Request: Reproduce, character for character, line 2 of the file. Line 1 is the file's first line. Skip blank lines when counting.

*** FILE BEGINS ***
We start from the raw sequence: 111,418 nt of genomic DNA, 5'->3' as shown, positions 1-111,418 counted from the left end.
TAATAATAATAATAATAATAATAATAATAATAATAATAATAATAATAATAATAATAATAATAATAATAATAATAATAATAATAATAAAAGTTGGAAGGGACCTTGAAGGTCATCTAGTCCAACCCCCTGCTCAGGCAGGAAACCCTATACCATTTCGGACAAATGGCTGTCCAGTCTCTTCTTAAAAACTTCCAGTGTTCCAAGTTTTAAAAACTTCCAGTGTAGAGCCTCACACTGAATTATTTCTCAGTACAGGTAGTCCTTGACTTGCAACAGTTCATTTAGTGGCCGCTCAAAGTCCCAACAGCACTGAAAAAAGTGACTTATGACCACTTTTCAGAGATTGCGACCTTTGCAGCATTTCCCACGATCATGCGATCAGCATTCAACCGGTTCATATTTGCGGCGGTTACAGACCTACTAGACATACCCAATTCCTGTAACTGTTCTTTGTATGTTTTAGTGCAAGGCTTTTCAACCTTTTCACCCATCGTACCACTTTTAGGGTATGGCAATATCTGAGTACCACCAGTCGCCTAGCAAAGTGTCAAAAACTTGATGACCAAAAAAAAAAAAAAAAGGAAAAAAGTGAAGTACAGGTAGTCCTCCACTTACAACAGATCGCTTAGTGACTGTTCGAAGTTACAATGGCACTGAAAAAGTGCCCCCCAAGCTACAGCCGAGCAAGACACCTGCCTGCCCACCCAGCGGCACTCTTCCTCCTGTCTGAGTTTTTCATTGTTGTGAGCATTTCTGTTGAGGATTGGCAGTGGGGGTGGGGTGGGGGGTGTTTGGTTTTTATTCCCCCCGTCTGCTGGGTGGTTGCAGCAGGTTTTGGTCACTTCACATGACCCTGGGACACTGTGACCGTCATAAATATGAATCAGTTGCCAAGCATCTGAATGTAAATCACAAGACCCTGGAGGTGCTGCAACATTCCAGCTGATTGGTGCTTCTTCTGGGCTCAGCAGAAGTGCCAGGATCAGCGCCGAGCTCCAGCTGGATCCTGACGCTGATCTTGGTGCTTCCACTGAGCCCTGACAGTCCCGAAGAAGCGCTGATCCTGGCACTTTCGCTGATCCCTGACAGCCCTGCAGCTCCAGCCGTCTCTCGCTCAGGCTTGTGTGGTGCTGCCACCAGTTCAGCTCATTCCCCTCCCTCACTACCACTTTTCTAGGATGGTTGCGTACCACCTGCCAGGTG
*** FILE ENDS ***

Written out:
TAATAATAATAATAATAATAATAATAATAATAATAATAATAATAATAATAATAATAATAATAATAATAATAATAATAATAATAATAAAAGTTGGAAGGGACCTTGAAGGTCATCTAGTCCAACCCCCTGCTCAGGCAGGAAACCCTATACCATTTCGGACAAATGGCTGTCCAGTCTCTTCTTAAAAACTTCCAGTGTTCCAAGTTTTAAAAACTTCCAGTGTAGAGCCTCACACTGAATTATTTCTCAGTACAGGTAGTCCTTGACTTGCAACAGTTCATTTAGTGGCCGCTCAAAGTCCCAACAGCACTGAAAAAAGTGACTTATGACCACTTTTCAGAGATTGCGACCTTTGCAGCATTTCCCACGATCATGCGATCAGCATTCAACCGGTTCATATTTGCGGCGGTTACAGACCTACTAGACATACCCAATTCCTGTAACTGTTCTTTGTATGTTTTAGTGCAAGGCTTTTCAACCTTTTCACCCATCGTACCACTTTTAGGGTATGGCAATATCTGAGTACCACCAGTCGCCTAGCAAAGTGTCAAAAACTTGATGACCAAAAAAAAAAAAAAAAGGAAAAAAGTGAAGTACAGGTAGTCCTCCACTTACAACAGATCGCTTAGTGACTGTTCGAAGTTACAATGGCACTGAAAAAGTGCCCCCCAAGCTACAGCCGAGCAAGACACCTGCCTGCCCACCCAGCGGCACTCTTCCTCCTGTCTGAGTTTTTCATTGTTGTGAGCATTTCTGTTGAGGATTGGCAGTGGGGGTGGGGTGGGGGGTGTTTGGTTTTTATTCCCCCCGTCTGCTGGGTGGTTGCAGCAGGTTTTGGTCACTTCACATGACCCTGGGACACTGTGACCGTCATAAATATGAATCAGTTGCCAAGCATCTGAATGTAAATCACAAGACCCTGGAGGTGCTGCAACATTCCAGCTGATTGGTGCTTCTTCTGGGCTCAGCAGAAGTGCCAGGATCAGCGCCGAGCTCCAGCTGGATCCTGACGCTGATCTTGGTGCTTCCACTGAGCCCTGACAGTCCCGAAGAAGCGCTGATCCTGGCACTTTCGCTGATCCCTGACAGCCCTGCAGCTCCAGCCGTCTCTCGCTCAGGCTTGTGTGGTGCTGCCACCAGTTCAGCTCATTCCCCTCCCTCACTACCACTTTTCTAGGATGGTTGCGTACCACCTGCCAGGTG